By Barry Reszel
The quartet’s tight, soothing harmonic blend supported by Maestro William Underwood‘s always-excellent orchestra is the key takeaway from Theatre at the Centre’s current production of Forever Plaid.
Matt Edmonds (Sparky), Adam LaSalle (Francis), Yando Lopez (Jinx) and Christopher Ratliff (Smudge) sing their guts out as a tribute to the guy groups of the 1950s (Four Aces, Four Lads, Freshmen, Crew Cuts, etc.) in Stuart Ross‘ jukebox musical.
But while songs like “Catch a Falling Star,” “Heart and Soul” and “Love is a Many Splendored Thing” are likely familiar to many, among the nits with this show is that this is a jukebox full of B-sides, albeit impeccably sung B-sides.
And when that’s combined with the 50s era, it’s hard to imagine the songbook’s appeal to folks beyond the senior sect who keep Paul Anka, Perry Como, Frank Sinatra and Eddie Fisher resident in their Spotify playlists.
That’s not to say everything has to be Hamilton-esque to be appreciated. Unfortunately, Plaid combines a low-energy score with a premise that attempts to walk the tightrope between comedy and melancholy.
A quartet of high school pals’ dreams of musical stardom is prematurely cut short when they are killed in a collision with a bus filled with Catholic schoolgirls on their way to see the Beatles’ American debut on The Ed Sullivan Show (Let the virgin jokes begin). Somehow, the four return to earth, allowed to give at least one more performance—the one denied to them by their unfortunate accident.
So Forever Plaid is part self-realization of what’s happening to the four friends in reunion, an accounting of the backstory for the audience and the “final performance” itself. It’s generally sweet, but there’s an undertone of ethereal discomfort (they are teenagers who died in a car/bus accident) that keeps comedy at bay. Luckily, wise Director Brenda Didier keeps the story moving at a nicely paced clip.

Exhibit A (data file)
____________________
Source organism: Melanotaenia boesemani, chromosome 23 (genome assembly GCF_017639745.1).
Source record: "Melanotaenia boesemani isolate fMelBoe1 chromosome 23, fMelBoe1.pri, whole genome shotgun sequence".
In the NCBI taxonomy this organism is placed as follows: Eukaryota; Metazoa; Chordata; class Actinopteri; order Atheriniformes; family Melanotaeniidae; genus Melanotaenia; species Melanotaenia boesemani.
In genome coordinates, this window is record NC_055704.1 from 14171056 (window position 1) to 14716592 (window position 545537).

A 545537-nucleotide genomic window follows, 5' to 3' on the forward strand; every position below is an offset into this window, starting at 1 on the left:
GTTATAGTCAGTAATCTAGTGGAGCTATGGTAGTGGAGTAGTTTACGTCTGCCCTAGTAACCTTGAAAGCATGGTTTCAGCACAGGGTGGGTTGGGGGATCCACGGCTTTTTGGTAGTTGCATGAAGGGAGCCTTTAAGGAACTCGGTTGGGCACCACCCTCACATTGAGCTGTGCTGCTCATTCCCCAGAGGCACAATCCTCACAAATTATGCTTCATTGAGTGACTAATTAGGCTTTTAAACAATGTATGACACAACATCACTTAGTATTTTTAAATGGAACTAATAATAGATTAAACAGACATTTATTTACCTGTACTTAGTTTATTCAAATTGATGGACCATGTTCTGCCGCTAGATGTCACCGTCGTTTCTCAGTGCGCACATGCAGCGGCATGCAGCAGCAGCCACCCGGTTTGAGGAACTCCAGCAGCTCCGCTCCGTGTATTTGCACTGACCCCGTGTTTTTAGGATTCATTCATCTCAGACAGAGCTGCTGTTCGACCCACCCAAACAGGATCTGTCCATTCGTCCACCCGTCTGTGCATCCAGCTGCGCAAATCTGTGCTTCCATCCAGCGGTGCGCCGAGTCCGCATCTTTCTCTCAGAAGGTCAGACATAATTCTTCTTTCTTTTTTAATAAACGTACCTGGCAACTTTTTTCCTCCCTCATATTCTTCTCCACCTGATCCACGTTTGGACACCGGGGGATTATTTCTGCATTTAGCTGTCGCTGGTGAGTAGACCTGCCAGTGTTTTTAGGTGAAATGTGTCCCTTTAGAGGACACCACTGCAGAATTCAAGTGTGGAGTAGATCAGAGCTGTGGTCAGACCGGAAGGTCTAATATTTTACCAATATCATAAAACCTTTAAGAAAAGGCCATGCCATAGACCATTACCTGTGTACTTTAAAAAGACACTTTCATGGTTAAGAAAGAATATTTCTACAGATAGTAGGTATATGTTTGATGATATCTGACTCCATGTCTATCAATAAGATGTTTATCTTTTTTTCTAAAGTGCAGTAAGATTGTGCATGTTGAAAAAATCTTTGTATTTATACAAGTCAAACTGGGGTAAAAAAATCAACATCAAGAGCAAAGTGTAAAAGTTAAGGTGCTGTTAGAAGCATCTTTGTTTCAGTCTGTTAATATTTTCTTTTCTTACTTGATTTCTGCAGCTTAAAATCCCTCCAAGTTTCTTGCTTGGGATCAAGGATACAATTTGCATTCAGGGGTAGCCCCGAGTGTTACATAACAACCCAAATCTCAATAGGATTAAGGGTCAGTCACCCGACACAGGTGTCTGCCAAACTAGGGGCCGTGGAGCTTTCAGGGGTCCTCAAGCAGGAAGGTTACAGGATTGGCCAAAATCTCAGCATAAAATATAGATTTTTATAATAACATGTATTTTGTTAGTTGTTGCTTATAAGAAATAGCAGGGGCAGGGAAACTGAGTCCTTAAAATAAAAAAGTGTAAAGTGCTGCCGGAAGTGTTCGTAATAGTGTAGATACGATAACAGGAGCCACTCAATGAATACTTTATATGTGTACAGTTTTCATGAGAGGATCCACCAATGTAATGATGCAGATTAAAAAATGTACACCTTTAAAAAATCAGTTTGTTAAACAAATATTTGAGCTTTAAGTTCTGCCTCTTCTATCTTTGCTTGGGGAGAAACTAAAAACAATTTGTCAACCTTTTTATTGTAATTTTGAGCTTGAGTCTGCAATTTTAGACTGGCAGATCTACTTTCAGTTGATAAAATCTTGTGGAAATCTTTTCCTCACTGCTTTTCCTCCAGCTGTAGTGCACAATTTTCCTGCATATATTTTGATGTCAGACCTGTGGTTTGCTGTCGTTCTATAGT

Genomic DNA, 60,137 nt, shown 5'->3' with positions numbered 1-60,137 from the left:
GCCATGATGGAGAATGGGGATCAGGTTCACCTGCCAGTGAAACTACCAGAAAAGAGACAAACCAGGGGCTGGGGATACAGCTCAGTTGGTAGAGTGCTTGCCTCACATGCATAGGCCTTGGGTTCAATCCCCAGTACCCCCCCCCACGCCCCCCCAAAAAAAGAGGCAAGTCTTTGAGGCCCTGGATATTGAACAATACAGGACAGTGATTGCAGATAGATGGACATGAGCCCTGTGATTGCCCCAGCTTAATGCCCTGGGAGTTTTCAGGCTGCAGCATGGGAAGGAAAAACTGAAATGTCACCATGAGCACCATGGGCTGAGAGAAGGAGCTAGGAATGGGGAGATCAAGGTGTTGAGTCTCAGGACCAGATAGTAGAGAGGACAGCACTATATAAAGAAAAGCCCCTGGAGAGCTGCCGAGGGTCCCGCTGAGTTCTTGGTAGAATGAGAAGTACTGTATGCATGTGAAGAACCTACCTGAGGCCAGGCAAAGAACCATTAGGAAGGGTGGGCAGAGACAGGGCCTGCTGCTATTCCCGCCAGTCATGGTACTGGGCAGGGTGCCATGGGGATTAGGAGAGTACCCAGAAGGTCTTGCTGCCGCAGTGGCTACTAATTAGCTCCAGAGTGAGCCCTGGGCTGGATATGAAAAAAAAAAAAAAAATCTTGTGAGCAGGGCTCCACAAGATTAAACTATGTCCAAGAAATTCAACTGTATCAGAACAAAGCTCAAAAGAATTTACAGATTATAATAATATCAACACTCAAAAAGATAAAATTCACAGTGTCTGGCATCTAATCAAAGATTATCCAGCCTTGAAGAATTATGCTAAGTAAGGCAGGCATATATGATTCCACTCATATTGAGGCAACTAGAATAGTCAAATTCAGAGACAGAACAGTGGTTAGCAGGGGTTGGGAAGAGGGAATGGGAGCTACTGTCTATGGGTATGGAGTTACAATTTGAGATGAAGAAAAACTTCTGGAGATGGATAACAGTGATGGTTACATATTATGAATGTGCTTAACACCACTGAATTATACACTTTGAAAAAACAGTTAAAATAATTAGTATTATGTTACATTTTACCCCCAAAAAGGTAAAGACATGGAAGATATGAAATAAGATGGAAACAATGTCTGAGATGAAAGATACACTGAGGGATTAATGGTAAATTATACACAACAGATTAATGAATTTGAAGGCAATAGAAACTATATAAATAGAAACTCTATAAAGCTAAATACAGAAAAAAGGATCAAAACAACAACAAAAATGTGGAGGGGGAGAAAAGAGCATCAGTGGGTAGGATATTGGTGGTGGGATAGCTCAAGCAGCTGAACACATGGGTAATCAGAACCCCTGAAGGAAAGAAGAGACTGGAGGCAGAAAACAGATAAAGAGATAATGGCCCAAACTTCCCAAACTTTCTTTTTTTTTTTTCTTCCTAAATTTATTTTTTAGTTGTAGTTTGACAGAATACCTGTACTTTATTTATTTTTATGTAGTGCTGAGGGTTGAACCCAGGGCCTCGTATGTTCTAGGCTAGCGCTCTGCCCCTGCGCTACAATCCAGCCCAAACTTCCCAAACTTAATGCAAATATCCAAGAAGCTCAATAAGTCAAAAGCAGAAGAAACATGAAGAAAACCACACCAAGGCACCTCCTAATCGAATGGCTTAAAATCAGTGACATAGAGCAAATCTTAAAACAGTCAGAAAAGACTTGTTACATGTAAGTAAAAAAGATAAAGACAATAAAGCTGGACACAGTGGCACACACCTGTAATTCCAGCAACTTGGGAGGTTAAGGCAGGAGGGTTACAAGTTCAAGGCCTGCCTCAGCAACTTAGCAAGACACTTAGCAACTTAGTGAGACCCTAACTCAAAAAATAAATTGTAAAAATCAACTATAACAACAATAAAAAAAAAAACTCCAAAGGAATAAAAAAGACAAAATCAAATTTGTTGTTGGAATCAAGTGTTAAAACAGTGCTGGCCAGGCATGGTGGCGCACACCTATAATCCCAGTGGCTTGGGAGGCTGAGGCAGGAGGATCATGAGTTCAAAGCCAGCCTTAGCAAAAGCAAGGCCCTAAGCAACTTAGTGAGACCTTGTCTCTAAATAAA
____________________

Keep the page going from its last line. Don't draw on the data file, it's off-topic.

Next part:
Still, this opinion sees Forever Plaid coming up short in its quest to capture a period’s timeless elements in order to share them with another generation.
To wit, one illustrative scene features the four cast members taking their audience, rapid fire, through an episode of The Ed Sullivan Show. To be sure, it’s an iconic show that ran for more than 20 years and most people have some frame of reference to it. But flying through characters like Topo Gigio and José Jimenéz only serves to distance most contemporary audience members from the material (a person born the day of The Ed Sullivan Show‘s last production is 47).
All this said, though, TATC’s Forever Plaid team makes the very most of the material given them.
Jessie Howe‘s elegant unit set, with orchestra front and center; G. “Max” Maxin‘s luminous lighting; and Brenda Winstead‘s formal costuming all make the Plaids look as great as they sound.
And let there be no misunderstanding…sound great they do.
Theatre at the Center presents “Forever Plaid” through June 3 at The Center for Visual and Performing Arts, 1040 Ridge Road, Munster, IN. More information and tickets are available here. Photos by Guy Rhodes.